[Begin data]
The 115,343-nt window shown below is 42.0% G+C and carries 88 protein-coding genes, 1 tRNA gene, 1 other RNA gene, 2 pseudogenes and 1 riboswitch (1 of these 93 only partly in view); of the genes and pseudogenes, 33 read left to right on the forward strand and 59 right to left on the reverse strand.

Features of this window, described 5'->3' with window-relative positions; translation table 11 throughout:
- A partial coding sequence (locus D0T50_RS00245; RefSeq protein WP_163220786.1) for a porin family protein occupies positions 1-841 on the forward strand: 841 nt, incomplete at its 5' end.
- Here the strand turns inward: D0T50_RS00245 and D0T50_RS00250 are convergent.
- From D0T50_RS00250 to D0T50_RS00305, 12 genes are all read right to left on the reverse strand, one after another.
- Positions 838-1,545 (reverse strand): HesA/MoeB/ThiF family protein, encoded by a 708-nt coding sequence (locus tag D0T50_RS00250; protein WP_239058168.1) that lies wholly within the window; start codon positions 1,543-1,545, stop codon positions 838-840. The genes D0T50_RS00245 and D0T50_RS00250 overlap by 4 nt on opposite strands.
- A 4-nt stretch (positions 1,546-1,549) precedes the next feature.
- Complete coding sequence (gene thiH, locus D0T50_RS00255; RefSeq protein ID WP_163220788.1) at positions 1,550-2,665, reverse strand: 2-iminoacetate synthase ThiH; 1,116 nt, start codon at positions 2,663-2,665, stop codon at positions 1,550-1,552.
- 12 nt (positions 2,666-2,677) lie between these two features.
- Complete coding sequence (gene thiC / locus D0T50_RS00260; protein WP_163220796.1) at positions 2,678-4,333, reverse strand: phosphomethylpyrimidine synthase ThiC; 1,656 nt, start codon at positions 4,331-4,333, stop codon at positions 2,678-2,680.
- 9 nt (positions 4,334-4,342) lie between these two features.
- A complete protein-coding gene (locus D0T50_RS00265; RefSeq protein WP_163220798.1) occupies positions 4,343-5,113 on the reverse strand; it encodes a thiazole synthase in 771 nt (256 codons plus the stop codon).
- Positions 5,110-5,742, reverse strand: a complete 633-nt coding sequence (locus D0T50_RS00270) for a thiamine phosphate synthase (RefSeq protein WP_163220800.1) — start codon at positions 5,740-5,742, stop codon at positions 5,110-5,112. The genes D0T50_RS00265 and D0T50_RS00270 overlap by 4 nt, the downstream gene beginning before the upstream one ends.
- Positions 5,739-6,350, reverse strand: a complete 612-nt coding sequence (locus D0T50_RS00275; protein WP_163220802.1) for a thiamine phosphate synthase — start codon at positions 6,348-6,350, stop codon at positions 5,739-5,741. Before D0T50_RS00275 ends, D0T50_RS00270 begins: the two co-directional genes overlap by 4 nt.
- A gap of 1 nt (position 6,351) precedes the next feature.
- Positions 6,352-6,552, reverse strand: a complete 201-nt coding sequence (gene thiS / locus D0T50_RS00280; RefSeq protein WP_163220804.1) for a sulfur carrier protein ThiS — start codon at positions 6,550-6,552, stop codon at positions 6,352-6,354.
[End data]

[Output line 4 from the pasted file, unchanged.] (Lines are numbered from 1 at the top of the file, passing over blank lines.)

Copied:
- Here the strand turns inward: D0T50_RS00245 and D0T50_RS00250 are convergent.